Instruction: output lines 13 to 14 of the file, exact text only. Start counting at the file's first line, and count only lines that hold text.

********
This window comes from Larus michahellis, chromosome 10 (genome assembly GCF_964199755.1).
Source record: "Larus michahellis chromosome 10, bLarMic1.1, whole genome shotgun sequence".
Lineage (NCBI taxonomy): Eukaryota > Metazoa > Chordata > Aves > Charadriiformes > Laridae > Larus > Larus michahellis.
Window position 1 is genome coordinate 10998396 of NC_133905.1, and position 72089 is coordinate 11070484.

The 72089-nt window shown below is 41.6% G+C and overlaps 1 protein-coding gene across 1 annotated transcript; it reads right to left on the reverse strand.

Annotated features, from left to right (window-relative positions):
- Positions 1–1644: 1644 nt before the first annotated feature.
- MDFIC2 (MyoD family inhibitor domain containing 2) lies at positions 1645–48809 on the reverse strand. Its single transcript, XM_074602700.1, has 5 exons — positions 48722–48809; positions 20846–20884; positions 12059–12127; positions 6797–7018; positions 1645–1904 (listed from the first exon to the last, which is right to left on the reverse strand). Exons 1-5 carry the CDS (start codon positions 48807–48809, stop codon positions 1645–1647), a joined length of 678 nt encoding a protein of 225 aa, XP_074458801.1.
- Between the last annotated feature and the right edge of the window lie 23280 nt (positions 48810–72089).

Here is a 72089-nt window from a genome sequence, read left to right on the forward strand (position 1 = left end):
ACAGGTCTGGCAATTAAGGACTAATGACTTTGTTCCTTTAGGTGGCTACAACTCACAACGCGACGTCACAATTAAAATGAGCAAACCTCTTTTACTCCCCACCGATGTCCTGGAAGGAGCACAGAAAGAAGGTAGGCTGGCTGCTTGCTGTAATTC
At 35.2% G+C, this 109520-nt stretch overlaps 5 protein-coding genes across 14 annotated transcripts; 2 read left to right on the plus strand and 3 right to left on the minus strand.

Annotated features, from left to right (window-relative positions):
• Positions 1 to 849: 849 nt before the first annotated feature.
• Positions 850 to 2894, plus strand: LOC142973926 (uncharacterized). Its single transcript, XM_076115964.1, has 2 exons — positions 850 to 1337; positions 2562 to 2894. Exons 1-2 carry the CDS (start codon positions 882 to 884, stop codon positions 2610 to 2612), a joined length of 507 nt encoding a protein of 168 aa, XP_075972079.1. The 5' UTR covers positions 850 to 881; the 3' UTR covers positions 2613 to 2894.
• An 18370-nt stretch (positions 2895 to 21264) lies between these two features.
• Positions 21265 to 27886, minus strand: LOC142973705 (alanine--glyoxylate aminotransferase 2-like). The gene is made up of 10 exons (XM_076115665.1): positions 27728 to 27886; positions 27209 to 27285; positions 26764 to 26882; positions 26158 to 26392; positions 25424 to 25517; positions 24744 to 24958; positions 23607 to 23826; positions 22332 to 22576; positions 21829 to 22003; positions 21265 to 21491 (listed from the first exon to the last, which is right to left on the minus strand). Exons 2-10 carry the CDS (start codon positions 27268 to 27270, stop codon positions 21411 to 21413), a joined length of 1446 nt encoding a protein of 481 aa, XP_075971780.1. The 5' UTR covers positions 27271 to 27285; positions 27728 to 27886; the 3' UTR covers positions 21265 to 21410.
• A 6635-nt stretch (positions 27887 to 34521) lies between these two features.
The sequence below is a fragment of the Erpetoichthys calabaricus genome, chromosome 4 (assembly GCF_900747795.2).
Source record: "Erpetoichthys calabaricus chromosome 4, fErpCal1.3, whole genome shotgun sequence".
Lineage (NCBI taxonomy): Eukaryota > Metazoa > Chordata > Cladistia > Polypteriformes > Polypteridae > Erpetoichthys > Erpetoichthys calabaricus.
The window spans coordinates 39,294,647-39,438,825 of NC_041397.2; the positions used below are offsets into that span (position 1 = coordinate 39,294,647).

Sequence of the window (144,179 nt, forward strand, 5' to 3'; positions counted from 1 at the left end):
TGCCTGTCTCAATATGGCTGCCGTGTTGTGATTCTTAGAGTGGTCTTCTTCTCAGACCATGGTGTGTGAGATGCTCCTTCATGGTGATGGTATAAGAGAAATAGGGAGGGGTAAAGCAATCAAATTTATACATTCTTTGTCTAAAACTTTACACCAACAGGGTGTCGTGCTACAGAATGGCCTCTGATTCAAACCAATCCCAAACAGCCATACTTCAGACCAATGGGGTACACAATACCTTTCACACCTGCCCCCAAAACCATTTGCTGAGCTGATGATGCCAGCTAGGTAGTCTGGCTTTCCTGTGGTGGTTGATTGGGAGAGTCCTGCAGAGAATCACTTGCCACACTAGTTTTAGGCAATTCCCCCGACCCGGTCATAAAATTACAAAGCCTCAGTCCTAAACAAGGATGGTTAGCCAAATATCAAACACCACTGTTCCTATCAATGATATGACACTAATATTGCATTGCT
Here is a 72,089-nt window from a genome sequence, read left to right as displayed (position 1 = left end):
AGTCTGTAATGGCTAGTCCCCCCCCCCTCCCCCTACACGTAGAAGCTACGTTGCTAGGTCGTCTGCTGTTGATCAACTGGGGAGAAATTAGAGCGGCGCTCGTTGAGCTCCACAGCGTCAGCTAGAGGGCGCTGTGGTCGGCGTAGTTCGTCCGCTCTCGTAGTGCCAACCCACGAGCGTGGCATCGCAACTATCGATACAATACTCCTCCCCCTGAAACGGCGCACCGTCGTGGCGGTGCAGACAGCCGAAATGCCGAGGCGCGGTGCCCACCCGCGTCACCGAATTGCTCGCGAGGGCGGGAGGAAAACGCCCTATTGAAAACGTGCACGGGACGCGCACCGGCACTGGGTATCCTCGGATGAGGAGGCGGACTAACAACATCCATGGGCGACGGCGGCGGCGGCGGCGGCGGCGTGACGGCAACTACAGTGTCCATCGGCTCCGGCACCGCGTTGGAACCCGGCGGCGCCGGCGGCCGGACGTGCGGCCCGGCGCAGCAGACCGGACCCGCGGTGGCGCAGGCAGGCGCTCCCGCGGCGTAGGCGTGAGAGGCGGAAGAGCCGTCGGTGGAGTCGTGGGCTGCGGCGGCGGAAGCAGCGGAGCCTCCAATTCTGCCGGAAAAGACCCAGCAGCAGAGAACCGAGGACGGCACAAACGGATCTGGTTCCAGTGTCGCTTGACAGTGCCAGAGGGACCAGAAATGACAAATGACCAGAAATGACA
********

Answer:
Annotated features, from left to right (window-relative positions):
• Positions 1 to 849: 849 nt before the first annotated feature.